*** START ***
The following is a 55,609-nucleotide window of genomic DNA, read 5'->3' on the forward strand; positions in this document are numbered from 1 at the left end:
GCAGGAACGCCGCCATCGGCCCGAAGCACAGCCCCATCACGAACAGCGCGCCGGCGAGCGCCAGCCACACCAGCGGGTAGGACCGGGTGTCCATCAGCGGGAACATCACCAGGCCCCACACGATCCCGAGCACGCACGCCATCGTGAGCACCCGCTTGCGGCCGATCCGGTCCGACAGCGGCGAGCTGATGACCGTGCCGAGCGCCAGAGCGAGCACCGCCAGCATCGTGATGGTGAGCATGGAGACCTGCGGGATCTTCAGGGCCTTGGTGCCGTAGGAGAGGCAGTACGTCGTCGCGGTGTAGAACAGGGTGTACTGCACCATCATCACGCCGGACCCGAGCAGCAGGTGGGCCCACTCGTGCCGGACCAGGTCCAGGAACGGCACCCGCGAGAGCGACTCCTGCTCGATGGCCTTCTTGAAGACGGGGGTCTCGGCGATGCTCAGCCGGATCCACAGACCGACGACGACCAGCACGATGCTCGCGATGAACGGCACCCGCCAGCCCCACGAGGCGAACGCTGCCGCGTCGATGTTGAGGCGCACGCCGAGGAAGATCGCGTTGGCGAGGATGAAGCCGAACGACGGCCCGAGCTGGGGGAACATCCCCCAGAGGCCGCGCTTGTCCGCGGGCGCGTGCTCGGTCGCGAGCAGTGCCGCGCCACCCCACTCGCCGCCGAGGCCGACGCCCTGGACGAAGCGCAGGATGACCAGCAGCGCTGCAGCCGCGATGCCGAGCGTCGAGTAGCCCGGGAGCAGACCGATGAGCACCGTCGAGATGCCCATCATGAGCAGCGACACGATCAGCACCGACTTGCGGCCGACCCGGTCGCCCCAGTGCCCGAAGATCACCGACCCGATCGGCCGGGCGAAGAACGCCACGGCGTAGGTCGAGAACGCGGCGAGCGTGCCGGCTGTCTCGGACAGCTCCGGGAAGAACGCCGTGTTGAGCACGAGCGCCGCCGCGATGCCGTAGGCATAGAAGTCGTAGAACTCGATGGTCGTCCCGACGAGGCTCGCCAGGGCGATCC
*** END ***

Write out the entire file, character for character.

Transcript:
The following is a 55,609-nucleotide window of genomic DNA, read 5'->3' on the forward strand; positions in this document are numbered from 1 at the left end:
GCAGGAACGCCGCCATCGGCCCGAAGCACAGCCCCATCACGAACAGCGCGCCGGCGAGCGCCAGCCACACCAGCGGGTAGGACCGGGTGTCCATCAGCGGGAACATCACCAGGCCCCACACGATCCCGAGCACGCACGCCATCGTGAGCACCCGCTTGCGGCCGATCCGGTCCGACAGCGGCGAGCTGATGACCGTGCCGAGCGCCAGAGCGAGCACCGCCAGCATCGTGATGGTGAGCATGGAGACCTGCGGGATCTTCAGGGCCTTGGTGCCGTAGGAGAGGCAGTACGTCGTCGCGGTGTAGAACAGGGTGTACTGCACCATCATCACGCCGGACCCGAGCAGCAGGTGGGCCCACTCGTGCCGGACCAGGTCCAGGAACGGCACCCGCGAGAGCGACTCCTGCTCGATGGCCTTCTTGAAGACGGGGGTCTCGGCGATGCTCAGCCGGATCCACAGACCGACGACGACCAGCACGATGCTCGCGATGAACGGCACCCGCCAGCCCCACGAGGCGAACGCTGCCGCGTCGATGTTGAGGCGCACGCCGAGGAAGATCGCGTTGGCGAGGATGAAGCCGAACGACGGCCCGAGCTGGGGGAACATCCCCCAGAGGCCGCGCTTGTCCGCGGGCGCGTGCTCGGTCGCGAGCAGTGCCGCGCCACCCCACTCGCCGCCGAGGCCGACGCCCTGGACGAAGCGCAGGATGACCAGCAGCGCTGCAGCCGCGATGCCGAGCGTCGAGTAGCCCGGGAGCAGACCGATGAGCACCGTCGAGATGCCCATCATGAGCAGCGACACGATCAGCACCGACTTGCGGCCGACCCGGTCGCCCCAGTGCCCGAAGATCACCGACCCGATCGGCCGGGCGAAGAACGCCACGGCGTAGGTCGAGAACGCGGCGAGCGTGCCGGCTGTCTCGGACAGCTCCGGGAAGAACGCCGTGTTGAGCACGAGCGCCGCCGCGATGCCGTAGGCATAGAAGTCGTAGAACTCGATGGTCGTCCCGACGAGGCTCGCCAGGGCGATCC